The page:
What Napoleon gave to his officers.
French travelling clock, a so-called capucine, c. 1805.
The austere rectangular brass case has doors on both sides, as well as at the back. The backdoor gives access to the pendulum and has a catch which is typical for capucines. The clock is surmounted by a bell on a support with a carrying handle on top. The four corners are embellished by four turned vase-shaped finials. The clock stands on four turned feet. The front shows a white enamel dial, set in an engine-turned bezel, which looks like a rope. Beneath the dial are two winding holes.
The spring-driven, eight day movement consists of going, striking and alarm trains. The going train has anchor escapement and short, silk-suspended pendulum. The rack striking train indicates the hours fully and the half hour by one stroke on the bell. Two minutes past the hour it is repeated. The clock has trip repeat which is activated by a small button in the right-hand door. The alarm is activated by pulling a chord, which winds a spring. The alarm train is set by a sweep central pointer on the chapter ring.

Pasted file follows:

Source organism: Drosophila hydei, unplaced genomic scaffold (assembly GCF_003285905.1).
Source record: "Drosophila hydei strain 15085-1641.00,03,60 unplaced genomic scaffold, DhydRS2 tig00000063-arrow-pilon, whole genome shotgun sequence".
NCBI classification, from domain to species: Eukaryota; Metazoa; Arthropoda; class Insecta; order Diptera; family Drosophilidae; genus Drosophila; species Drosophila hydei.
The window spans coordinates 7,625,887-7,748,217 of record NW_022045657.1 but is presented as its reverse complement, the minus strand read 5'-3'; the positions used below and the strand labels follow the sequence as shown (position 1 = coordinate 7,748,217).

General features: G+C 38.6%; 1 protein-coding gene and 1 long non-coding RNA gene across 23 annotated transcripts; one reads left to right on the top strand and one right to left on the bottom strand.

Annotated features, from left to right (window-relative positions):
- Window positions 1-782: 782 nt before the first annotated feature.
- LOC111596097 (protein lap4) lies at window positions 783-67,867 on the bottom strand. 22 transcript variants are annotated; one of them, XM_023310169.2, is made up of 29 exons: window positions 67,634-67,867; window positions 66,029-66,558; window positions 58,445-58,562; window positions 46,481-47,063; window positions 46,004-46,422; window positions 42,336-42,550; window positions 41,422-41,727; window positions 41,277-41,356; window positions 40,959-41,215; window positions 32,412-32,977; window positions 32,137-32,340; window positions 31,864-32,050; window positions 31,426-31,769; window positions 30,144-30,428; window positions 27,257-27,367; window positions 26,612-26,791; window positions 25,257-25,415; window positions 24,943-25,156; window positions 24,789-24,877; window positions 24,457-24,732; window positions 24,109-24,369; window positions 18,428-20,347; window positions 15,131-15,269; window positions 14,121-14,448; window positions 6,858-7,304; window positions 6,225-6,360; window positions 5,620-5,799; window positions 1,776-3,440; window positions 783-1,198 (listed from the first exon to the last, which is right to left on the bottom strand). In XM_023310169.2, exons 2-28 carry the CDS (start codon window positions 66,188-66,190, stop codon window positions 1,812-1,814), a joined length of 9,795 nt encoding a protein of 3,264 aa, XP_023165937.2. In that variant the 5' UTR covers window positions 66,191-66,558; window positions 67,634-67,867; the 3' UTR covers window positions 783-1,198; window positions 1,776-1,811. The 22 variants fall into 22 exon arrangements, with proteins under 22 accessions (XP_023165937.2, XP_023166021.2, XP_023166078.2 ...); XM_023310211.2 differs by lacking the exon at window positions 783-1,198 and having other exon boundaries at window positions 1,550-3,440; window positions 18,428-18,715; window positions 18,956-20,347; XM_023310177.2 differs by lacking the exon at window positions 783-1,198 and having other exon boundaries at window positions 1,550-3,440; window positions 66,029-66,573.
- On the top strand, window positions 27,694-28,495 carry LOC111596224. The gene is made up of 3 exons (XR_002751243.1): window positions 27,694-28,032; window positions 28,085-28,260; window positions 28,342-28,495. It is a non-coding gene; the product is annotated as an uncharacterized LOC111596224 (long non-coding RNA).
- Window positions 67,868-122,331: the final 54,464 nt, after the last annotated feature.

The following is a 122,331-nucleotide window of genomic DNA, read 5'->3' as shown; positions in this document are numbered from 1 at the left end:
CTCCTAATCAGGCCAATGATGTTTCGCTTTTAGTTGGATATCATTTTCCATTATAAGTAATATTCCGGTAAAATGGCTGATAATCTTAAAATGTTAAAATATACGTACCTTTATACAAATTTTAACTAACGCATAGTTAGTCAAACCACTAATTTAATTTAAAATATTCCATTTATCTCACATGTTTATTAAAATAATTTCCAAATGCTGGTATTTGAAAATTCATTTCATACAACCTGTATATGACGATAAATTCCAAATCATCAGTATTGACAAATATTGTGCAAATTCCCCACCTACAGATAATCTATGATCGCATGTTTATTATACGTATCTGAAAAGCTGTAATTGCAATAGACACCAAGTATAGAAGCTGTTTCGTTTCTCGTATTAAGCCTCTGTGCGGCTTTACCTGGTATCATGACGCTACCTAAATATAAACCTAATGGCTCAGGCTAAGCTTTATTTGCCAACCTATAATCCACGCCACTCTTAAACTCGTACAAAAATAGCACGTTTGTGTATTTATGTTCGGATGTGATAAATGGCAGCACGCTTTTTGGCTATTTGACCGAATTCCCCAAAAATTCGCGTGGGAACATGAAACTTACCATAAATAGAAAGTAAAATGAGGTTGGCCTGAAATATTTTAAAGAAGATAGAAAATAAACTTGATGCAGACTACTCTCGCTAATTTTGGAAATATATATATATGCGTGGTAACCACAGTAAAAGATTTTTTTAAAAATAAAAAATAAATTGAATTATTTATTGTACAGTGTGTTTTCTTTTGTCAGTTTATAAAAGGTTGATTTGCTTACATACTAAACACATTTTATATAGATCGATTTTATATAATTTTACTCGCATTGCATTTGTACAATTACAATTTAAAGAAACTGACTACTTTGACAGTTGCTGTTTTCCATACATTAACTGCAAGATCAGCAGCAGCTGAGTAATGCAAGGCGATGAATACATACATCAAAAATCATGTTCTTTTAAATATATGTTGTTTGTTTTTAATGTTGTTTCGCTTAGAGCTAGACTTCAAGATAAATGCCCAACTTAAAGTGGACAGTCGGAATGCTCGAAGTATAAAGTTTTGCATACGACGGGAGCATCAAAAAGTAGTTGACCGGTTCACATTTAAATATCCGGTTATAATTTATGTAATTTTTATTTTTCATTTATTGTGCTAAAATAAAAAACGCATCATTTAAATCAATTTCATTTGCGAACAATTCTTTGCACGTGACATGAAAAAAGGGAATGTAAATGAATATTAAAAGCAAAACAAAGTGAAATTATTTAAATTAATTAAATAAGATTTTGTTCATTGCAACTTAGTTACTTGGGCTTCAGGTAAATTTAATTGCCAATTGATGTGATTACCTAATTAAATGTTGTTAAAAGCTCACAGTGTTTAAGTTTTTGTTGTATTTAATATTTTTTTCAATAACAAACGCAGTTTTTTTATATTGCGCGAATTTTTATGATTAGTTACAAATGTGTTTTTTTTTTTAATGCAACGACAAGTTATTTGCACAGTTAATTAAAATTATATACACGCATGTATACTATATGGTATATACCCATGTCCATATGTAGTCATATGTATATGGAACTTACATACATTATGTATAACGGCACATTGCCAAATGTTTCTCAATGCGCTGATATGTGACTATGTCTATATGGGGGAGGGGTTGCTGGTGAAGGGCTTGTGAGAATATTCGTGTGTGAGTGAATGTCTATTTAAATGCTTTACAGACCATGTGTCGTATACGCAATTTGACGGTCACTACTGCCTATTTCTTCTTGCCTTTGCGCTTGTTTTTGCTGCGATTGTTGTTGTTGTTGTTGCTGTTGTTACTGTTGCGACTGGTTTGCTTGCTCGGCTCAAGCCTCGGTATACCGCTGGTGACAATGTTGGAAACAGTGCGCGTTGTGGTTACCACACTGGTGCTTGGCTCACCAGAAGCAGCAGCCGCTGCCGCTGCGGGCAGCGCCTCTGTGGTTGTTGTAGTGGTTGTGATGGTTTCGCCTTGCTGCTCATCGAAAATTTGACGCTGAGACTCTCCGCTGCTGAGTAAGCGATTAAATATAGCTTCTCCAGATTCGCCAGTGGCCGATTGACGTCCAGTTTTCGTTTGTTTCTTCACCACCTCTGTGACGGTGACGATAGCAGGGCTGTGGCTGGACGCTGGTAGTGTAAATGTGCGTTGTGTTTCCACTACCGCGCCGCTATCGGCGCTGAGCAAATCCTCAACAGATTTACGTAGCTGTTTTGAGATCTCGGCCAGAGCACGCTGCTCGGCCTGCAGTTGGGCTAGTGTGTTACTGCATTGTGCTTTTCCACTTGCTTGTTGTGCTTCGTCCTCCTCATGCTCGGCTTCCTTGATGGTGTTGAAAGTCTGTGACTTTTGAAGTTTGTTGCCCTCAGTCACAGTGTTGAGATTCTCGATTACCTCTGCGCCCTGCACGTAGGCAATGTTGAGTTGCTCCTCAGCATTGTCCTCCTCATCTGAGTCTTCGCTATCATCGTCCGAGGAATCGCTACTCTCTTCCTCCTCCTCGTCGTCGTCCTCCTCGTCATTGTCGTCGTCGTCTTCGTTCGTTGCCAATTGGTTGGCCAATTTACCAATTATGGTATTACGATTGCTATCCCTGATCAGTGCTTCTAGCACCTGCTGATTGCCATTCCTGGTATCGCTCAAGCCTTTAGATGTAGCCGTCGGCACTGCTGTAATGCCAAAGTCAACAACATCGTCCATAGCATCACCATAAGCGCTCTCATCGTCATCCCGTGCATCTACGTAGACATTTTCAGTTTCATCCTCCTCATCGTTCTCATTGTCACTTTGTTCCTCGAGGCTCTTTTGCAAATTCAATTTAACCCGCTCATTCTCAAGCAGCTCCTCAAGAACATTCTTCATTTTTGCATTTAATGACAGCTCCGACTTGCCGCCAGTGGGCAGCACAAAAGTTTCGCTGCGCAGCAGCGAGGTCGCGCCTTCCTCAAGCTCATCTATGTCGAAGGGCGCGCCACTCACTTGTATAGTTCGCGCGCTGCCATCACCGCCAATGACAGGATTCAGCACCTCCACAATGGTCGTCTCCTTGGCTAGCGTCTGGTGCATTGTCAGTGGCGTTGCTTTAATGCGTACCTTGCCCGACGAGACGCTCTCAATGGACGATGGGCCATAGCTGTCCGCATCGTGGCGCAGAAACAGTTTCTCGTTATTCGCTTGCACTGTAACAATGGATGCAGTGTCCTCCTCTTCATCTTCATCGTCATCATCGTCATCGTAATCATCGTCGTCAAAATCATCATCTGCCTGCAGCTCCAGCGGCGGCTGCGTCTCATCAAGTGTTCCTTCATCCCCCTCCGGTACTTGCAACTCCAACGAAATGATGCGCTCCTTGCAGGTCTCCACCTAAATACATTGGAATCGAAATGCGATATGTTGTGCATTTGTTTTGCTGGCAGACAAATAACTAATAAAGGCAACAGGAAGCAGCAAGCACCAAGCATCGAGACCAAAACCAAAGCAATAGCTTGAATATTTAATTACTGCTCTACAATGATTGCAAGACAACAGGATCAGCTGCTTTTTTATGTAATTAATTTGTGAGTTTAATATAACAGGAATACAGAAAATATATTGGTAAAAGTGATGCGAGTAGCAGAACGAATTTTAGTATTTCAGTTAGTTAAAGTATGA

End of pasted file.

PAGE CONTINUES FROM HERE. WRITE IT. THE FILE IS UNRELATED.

The white enamel dial dominates the front and emphasis the functionality of the clock. The time is indicated by a pair of blued-steel Breguet hands on a black Roman chapter ring.
Waging war in Napoleons time implied enormous moves from one places to another and setting up camp from where action was undertaken. Officers enjoyed a certain luxury and stayed in relatively comfortable tents. It interior also comprised a clock, a so-called pendule d’officier (‘officer’s clock’), which in the French Empire period was give the name of capucine.
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